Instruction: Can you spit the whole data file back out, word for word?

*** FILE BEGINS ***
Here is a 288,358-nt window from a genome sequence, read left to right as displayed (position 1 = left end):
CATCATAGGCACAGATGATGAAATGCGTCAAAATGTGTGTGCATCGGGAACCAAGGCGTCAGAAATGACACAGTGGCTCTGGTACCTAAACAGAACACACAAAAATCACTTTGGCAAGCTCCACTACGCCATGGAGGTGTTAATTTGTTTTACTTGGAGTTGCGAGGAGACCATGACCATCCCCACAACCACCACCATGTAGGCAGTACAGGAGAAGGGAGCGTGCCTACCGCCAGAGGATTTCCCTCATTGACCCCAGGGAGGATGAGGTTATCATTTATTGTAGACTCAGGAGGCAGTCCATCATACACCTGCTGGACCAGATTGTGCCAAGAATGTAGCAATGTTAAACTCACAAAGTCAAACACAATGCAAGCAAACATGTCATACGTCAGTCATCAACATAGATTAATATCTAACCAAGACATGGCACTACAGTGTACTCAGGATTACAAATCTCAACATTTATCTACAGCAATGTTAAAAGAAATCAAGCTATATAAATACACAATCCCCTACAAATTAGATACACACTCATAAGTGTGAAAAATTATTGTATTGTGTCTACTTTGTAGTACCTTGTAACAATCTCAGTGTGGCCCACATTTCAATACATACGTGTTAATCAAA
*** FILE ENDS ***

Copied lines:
Here is a 288,358-nt window from a genome sequence, read left to right as displayed (position 1 = left end):
CATCATAGGCACAGATGATGAAATGCGTCAAAATGTGTGTGCATCGGGAACCAAGGCGTCAGAAATGACACAGTGGCTCTGGTACCTAAACAGAACACACAAAAATCACTTTGGCAAGCTCCACTACGCCATGGAGGTGTTAATTTGTTTTACTTGGAGTTGCGAGGAGACCATGACCATCCCCACAACCACCACCATGTAGGCAGTACAGGAGAAGGGAGCGTGCCTACCGCCAGAGGATTTCCCTCATTGACCCCAGGGAGGATGAGGTTATCATTTATTGTAGACTCAGGAGGCAGTCCATCATACACCTGCTGGACCAGATTGTGCCAAGAATGTAGCAATGTTAAACTCACAAAGTCAAACACAATGCAAGCAAACATGTCATACGTCAGTCATCAACATAGATTAATATCTAACCAAGACATGGCACTACAGTGTACTCAGGATTACAAATCTCAACATTTATCTACAGCAATGTTAAAAGAAATCAAGCTATATAAATACACAATCCCCTACAAATTAGATACACACTCATAAGTGTGAAAAATTATTGTATTGTGTCTACTTTGTAGTACCTTGTAACAATCTCAGTGTGGCCCACATTTCAATACATACGTGTTAATCAAA